Currently my song “Summertime” is being regularly played on CJSR campus radio, as well as Fort Saskatchewan’s Mix 107. I have also recently been featured on a couple blogs such as “Heard it from Nas”, “Aipate” and “BK On the Scene”. I would like to thank each and every one of you who has supported my album so far. I honestly could not do this without you and I promise to work my ass off to make you proud.

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Tell us how you write your lyrics, compose, sing and record in the studio.

When I write a song, I always start with the music first, and then the lyrics. The music to me, sets the mood and the tone up for the rest of the song and so it is crucial that I have that all down before I even begin to consider lyrics. Composing is something that I love doing more than anything else. Honestly, if being a touring singer-songwriter didn’t work out, the next best thing for me would be to compose movie soundtracks. I love writing instrumentals and I wish I had more time to do it. My studio work is generally pretty quick because I practice a lot before I even think about recording. If I had the money, I would love to spend more time in the studio experimenting with different techniques, but for now, I’m content with just getting in there and getting it done.

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Name five biggest artists that you like.

John Mayer, Ed Sheeran, The Weeknd, Coldplay and Alicia Keys.

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Name the artists you have collaborated with before in your songs or artists you are willing to collaborate with in the future if you have the chance to do so.

So far I’ve collaborated primarily with other Edmonton artists such as Kayla Patrick, K-Riz and Natty Valencia, but recently I’ve been working with or beginning to work with artists from outside of my city. I just recently recorded two songs with Emily Coulston, who is becoming a huge rising star on Youtube, as well as Damian La Grange who is from Red Deer and has not only won an Edmonton Music Award but has also gotten featured on a curated Spotify playlist as well. In terms of future collaborations, I cannot tell you how much I dream of working with John Mayer someday. Performing live with him would honestly be the pinnacle of my music career. I’d also love to work with Skrillex because I dig the work he did on Bieber’s most recent album.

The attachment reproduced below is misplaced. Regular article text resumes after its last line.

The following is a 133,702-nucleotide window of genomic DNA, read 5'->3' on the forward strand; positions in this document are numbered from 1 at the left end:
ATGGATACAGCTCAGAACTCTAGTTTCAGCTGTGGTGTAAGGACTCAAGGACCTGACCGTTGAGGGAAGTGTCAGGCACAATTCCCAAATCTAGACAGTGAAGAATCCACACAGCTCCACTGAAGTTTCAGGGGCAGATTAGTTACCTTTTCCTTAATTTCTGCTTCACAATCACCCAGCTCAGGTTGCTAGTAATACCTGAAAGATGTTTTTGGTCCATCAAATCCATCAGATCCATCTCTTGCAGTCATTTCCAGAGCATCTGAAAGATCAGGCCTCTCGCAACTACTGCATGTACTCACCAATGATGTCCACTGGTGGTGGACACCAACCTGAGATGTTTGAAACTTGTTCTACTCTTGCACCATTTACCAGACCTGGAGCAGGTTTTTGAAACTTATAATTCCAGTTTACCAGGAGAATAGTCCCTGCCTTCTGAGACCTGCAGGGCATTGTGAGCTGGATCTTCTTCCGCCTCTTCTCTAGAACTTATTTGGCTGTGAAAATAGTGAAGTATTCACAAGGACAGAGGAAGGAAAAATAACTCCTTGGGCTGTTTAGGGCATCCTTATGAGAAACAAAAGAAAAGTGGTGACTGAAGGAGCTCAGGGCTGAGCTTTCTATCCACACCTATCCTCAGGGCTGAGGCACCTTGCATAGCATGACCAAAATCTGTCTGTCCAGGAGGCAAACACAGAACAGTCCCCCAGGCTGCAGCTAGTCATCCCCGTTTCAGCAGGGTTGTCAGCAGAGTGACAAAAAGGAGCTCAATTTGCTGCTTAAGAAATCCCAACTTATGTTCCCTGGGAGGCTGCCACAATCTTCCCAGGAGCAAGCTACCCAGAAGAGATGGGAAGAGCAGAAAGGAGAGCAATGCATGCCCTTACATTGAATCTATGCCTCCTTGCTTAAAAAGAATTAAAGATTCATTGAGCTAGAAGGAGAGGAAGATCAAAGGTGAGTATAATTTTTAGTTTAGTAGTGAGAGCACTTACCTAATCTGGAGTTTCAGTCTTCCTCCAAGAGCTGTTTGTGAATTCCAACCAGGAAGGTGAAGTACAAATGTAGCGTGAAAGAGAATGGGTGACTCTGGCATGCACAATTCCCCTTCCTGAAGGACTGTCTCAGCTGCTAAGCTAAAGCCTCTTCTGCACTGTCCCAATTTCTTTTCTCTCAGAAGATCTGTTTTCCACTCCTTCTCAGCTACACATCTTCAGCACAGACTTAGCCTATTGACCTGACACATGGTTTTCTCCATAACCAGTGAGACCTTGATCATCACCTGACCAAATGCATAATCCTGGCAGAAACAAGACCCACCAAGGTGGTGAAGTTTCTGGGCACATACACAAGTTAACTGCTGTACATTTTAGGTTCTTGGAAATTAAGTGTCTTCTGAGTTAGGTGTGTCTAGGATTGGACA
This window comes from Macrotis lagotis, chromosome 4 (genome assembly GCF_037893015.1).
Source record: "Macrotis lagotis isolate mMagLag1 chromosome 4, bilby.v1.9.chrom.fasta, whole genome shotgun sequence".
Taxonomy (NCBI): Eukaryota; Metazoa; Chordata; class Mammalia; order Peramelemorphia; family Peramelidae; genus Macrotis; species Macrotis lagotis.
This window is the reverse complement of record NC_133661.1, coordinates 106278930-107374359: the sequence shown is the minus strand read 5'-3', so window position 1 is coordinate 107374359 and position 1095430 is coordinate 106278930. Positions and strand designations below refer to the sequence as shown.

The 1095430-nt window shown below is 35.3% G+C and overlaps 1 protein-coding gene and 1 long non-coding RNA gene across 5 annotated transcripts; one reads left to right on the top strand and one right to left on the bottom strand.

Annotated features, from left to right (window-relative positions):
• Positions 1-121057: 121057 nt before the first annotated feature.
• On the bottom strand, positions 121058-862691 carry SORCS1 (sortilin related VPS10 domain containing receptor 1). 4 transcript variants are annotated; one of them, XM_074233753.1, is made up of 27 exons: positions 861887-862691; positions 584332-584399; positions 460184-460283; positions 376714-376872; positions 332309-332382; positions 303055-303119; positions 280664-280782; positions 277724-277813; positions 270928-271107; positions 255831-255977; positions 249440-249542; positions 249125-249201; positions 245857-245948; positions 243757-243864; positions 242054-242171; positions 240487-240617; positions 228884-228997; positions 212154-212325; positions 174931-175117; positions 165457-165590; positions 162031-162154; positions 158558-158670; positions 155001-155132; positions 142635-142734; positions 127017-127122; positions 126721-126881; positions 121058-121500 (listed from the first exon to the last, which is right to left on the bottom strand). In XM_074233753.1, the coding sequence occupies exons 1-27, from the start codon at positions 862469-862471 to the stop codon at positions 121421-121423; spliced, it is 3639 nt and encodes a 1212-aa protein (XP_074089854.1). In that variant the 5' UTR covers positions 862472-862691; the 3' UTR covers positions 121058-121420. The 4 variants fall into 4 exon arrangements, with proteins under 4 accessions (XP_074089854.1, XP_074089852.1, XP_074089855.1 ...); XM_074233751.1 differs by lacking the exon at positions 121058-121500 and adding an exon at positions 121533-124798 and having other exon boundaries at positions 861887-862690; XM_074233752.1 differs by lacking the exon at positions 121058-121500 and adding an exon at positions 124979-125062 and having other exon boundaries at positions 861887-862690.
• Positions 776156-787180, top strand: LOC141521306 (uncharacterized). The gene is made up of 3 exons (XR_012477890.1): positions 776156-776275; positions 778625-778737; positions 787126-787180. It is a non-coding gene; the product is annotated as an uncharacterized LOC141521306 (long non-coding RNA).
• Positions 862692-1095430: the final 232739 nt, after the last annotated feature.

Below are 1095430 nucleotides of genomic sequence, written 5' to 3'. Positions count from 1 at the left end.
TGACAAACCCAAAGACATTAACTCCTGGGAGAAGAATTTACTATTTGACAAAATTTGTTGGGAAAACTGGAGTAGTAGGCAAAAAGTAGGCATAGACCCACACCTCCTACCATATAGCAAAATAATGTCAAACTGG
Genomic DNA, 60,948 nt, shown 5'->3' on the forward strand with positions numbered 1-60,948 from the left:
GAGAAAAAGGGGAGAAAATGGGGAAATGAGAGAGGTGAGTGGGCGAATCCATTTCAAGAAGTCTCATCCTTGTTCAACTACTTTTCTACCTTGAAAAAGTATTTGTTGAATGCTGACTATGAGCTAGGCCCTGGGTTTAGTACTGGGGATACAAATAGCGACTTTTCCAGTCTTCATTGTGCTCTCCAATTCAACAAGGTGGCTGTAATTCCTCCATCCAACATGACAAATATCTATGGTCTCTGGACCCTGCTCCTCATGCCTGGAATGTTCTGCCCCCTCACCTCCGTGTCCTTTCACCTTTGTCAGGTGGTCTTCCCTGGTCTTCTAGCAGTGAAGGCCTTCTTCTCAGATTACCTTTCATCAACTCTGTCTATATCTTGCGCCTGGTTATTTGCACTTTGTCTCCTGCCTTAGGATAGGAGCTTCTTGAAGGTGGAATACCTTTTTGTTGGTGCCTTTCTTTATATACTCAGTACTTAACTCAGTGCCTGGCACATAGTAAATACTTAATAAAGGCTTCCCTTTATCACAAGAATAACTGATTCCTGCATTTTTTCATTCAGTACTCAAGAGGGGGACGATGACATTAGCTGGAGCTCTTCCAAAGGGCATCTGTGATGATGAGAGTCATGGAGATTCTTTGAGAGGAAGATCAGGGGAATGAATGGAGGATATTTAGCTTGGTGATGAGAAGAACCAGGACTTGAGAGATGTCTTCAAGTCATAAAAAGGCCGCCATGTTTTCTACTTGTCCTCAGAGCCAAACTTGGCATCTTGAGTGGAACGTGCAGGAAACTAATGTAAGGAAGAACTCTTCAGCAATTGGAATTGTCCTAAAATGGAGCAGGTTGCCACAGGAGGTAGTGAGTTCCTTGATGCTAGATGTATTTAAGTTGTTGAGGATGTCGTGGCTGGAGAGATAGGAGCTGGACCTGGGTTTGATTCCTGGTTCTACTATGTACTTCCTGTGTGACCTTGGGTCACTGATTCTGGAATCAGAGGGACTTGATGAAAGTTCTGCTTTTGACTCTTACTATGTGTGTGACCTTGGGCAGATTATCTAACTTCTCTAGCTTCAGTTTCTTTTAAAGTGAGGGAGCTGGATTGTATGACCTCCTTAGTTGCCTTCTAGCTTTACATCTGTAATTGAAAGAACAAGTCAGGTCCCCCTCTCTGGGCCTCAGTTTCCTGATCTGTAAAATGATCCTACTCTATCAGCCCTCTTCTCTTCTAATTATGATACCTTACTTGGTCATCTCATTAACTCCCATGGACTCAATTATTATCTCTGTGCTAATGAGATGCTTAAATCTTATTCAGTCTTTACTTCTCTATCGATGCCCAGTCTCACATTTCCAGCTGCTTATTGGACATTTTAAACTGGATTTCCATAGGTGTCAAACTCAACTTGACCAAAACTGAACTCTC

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Give us the links to your website and your entire social network.

Website: http://joshsahuntamusic.com/

Youtube:http://www.youtube.com/c/JoshSahuntaMusic

Soundcloud: https://soundcloud.com/joshsahunta

iTunes: https://itunes.apple.com/ca/album/lights-ep/id725669242

Facebook: https://www.facebook.com/joshsahuntaa

Instagram: http://instagram.com/joshsahunta

Twitter: https://twitter.com/jsahunta

Bandcamp: https://joshsahunta.bandcamp.com/

Spotify: https://open.spotify.com/artist/37aXAbBndtjTPR4aUKumLV

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Give us the links to your various stores for fans to buy your music.

Spotify: https://open.spotify.com/artist/37aXAbBndtjTPR4aUKumLV

iTunes: https://itunes.apple.com/ca/album/lights-ep/id725669242

Bandcamp: https://joshsahunta.bandcamp.com/

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Tell us about your happiest day and saddest day.

The happiest day I can think of would have to be two summers ago when I went to Europe to audition on X Factor with one of my best friends. The day before we took the train to London, we were in Paris spending our last day biking around. We had no idea where we were and we were completely lost, but it was easily one of the greatest experiences I have ever had. My saddest day was probably this past summer when I was in Uganda, Africa volunteering, and I saw poverty unlike anything I have ever seen before in my life. I have never seen people so hungry that they physically did not have the strength to stand up. It was heartbreaking, but it inspired me more than anything to do what I could to give back.

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Tell us how you will spend a million dollars.

I would use a million dollars to start an organization which will make music instruments more accessible to people living in developing countries. I have seen the effect that music has on individuals who live in great poverty and I believe that it is so crucial for their mental health to be able to have a safe outlet such as music that they are able to turn to in times of distress.